The Perseid meteor The shower is one of the highlights for most meteor hunters and sky watchers each year, as it features an increasing number of visible, shooting rocks for several weeks during the summer. The annual shower begins tonight – read on to find out the best way to see it place Phenomenon.
With a small, rocky or metallic body, meteoroids are significantly smaller than asteroids, ranging in size from small grains to objects a meter wide.
However, the Perseid meteor shower, known for being both colorful and showing bright trails of light, is considered particularly special, counting up to 100 rocks per hour, although you can usually see around 50.
What is the Perseid Meteor Shower?
Observed for more than 2,000 years, the Perseid meteor shower occurs when Earth passes the orbit of comet Swift-Tuttle.
CONTINUE READING: Apollo 11: Aldrin, Collins and Armstrong’s defiant message to NASA
As comets orbit closer to the sun, they heat up, causing parts to break off.
As the debris (meteors) fall into Earth’s orbit around the Sun, they can infiltrate our atmosphere at speeds of about seven to 45 miles per second, Royal Museums Greenwich (RMG) said.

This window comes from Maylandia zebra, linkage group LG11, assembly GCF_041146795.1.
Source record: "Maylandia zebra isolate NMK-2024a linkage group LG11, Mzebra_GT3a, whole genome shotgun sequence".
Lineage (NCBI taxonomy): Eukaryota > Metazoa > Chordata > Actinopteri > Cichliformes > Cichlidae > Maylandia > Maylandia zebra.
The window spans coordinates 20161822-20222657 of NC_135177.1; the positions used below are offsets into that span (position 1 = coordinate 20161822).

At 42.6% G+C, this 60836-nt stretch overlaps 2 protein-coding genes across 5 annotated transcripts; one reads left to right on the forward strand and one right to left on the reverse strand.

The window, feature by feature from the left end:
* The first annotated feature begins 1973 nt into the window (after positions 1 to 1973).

However, the exact speed at which the meteor enters the atmosphere depends on the combined speed of the Earth and the debris itself.
RMG said: “The average speed of a Perseid meteor is 36 miles per second, and the air in front of the meteor is crushed and heated to thousands of degrees Celsius.
It goes on to say, “The smaller meteors vaporize and leave a bright trail of light,” while “the larger meteors may explode as fireballs.”
If cloudy and rainy conditions are expected where you are, perhaps travel somewhere else where you want the weather to be clearer, or set out on a different day. The shower is supposed to last for the next few weeks.
Another tip is to try to reduce light pollution in your field of view.
Go to the countryside, a park, or some other spacious place to observe with a better view. Royal Museums Greenwich even suggests doing something as simple as turning your back on streetlights to watch when you can’t travel.
RMG said: “Give your eyes at least 15 minutes to adjust to the dark so you can catch more of the fainter meteors – that means not looking at your phone!
“Meteors can appear anywhere in the sky, so the more sky you can see the better.”
Try to find an area away from trees and buildings with a much clearer view of the horizon — but don’t worry about bringing binoculars and telescopes. These limit the amount of sky you can see.
Head out when the sky is darkest, and especially for meteor showers, the best time to do it is between midnight and the early hours of the morning.
In the case of Perseids, however, these can also be visible in the early evening, especially when the sun sets over the horizon due to its radiance.